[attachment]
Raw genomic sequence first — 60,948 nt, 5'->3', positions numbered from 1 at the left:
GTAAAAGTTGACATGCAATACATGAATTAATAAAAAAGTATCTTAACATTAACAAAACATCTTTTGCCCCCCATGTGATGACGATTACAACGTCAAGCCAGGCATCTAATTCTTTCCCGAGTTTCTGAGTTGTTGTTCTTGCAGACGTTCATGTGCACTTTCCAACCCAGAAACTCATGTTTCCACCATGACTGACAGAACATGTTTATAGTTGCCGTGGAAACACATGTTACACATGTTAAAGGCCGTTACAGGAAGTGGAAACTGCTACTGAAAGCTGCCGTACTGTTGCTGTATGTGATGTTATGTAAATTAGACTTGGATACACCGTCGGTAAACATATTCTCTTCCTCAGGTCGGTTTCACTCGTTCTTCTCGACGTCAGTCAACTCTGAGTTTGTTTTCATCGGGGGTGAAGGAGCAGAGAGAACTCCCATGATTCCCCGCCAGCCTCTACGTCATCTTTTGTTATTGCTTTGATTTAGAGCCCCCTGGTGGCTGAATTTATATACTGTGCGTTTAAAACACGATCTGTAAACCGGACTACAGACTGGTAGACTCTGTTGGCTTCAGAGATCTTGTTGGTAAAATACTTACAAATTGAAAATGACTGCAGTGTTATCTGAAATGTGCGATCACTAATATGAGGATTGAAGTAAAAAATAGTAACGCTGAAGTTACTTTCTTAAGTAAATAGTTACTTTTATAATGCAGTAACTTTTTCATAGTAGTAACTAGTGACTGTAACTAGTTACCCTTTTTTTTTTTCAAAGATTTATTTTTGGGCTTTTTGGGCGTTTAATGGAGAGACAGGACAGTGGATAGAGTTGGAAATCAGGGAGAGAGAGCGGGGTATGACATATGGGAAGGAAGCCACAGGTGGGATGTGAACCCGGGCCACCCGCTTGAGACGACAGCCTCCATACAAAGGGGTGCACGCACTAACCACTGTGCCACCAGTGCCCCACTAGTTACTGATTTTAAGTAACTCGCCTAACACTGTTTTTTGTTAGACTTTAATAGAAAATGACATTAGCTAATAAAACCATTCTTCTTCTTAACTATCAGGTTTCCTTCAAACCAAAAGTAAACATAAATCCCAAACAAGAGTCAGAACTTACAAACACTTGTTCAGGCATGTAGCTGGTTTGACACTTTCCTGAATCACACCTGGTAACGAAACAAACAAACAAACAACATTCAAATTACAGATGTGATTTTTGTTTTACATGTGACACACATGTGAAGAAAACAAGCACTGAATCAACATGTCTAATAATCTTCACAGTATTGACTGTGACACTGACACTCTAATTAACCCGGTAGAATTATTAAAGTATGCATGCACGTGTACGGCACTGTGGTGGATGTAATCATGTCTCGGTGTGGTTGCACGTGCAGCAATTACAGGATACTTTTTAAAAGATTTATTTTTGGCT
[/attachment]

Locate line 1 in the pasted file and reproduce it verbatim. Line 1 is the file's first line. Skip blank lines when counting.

Raw genomic sequence first — 60,948 nt, 5'->3', positions numbered from 1 at the left: